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Study finds 40% of people have a fictional first childhood memory

The authors of a new study said it is not until people are five or six that they form adult-like memories and some participants said they had memories from when they were babies.

A NEW STUDY has found that almost 40% of people have a first memory which is fictional.

Current research indicates people’s earliest memories as children date from three to three-and-a-half years of age. However the study from researchers at City, University of London, the University of Bradford and Nottingham Trent University found that 38.6% of a survey of 6,641 people claimed to have memories from two or younger. Among that group there were 893 people claiming memories from age one or younger.

The trend was particularly prevalent among middle-aged and older adults.

Researchers asked participants to detail their first memory along with their age at the time. In particular, participants were told that the memory itself had to be one that they were certain they remembered and not be based on, for example a family photograph, family story, or any source other than direct experience.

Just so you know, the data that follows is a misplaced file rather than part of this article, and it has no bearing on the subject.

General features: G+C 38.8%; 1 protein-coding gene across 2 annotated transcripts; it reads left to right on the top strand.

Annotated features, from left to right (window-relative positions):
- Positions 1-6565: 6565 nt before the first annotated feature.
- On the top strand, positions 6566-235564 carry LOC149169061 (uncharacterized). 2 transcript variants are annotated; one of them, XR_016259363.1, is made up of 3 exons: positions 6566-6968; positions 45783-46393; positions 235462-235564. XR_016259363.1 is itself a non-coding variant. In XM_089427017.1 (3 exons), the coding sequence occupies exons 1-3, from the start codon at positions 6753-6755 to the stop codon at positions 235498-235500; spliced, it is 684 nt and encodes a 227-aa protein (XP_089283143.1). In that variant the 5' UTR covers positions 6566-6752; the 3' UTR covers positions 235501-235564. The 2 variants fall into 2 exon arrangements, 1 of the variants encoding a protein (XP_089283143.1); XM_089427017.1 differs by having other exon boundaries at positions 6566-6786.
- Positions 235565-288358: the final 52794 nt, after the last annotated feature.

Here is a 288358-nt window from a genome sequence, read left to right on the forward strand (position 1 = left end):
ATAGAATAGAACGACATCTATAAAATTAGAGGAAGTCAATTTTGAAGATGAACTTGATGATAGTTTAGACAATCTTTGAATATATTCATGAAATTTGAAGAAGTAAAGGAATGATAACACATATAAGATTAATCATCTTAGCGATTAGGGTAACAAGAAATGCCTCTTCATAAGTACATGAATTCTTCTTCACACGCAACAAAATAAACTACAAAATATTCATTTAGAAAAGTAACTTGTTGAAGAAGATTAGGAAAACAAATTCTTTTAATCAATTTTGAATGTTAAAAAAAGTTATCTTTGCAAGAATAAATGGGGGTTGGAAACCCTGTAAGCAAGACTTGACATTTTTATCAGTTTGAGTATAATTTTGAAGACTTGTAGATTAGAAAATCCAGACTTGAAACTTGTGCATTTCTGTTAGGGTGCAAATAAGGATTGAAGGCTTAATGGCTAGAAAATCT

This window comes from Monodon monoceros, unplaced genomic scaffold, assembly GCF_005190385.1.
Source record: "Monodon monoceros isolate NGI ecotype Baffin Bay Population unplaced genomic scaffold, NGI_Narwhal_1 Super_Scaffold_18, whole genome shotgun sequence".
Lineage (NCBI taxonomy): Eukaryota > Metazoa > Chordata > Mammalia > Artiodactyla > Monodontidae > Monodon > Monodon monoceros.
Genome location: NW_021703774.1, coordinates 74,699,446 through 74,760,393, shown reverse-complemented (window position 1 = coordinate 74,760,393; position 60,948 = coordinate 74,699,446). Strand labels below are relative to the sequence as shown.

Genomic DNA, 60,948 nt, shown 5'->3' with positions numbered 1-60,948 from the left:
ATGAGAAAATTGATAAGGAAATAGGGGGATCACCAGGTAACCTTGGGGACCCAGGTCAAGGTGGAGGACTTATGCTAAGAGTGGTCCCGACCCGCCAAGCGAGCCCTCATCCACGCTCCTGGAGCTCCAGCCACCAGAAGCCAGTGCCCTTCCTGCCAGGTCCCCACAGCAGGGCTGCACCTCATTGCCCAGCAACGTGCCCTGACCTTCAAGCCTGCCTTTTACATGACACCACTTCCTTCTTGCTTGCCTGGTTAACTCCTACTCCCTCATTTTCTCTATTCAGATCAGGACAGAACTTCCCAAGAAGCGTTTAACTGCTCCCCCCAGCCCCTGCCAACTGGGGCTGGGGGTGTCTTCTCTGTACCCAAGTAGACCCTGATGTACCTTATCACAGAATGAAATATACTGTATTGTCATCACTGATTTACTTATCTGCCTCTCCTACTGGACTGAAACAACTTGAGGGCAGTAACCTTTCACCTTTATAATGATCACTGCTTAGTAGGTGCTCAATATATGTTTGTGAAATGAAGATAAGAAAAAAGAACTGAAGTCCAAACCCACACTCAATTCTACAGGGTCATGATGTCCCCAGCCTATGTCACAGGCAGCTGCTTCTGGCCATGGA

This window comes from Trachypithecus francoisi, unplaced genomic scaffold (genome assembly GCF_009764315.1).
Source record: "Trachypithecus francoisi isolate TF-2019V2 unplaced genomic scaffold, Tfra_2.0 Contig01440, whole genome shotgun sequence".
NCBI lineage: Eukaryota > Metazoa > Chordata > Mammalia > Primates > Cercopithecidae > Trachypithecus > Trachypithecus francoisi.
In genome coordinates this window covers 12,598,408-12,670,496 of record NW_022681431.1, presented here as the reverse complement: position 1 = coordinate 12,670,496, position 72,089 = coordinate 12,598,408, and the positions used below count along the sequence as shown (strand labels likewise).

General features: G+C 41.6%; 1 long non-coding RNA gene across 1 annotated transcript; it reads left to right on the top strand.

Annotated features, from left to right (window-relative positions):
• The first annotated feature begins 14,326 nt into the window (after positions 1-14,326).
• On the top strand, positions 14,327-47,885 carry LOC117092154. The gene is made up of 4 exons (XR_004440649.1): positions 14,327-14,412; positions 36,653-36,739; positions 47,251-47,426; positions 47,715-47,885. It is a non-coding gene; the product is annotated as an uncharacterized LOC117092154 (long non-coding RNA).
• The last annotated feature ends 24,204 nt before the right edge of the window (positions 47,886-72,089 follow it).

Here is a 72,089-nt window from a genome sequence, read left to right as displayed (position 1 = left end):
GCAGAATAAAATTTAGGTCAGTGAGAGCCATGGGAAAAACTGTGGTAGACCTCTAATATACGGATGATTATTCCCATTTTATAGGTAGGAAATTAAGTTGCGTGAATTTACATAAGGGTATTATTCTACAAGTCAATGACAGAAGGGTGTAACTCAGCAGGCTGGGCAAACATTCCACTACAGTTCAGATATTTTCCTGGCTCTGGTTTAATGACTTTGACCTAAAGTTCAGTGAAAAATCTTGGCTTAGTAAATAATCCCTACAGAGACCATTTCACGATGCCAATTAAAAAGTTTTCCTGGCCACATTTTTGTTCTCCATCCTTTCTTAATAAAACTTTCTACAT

From these descriptions the researchers then examined the content, language, nature and descriptive detail of respondents’ earliest memory descriptions, and from these evaluated the likely reasons why people claim memories from an age that research indicates they cannot be formed.

As many of these memories dated before the age of two and younger, the authors have suggested that these fictional memories are based on remembered fragments of early experience – such as a pram, family relationships and feeling sad – and some facts or knowledge about their own infancy or childhood which may have been derived from photographs or family conversations.

In particular, fictional very early memories were seen to be more common in middle-aged and older adults and about four in 10 of this group have fictional memories for infancy.

“Crucially, the person remembering them doesn’t know this is fictional,” said co-author Professor Martin Conway.

“In fact when people are told that their memories are false they often don’t believe it. This partly due to the fact that the systems that allow us to remember things are very complex, and it’s not until we’re five or six that we form adult-like memories due to the way that the brain develops and due to our maturing understanding of the world.”

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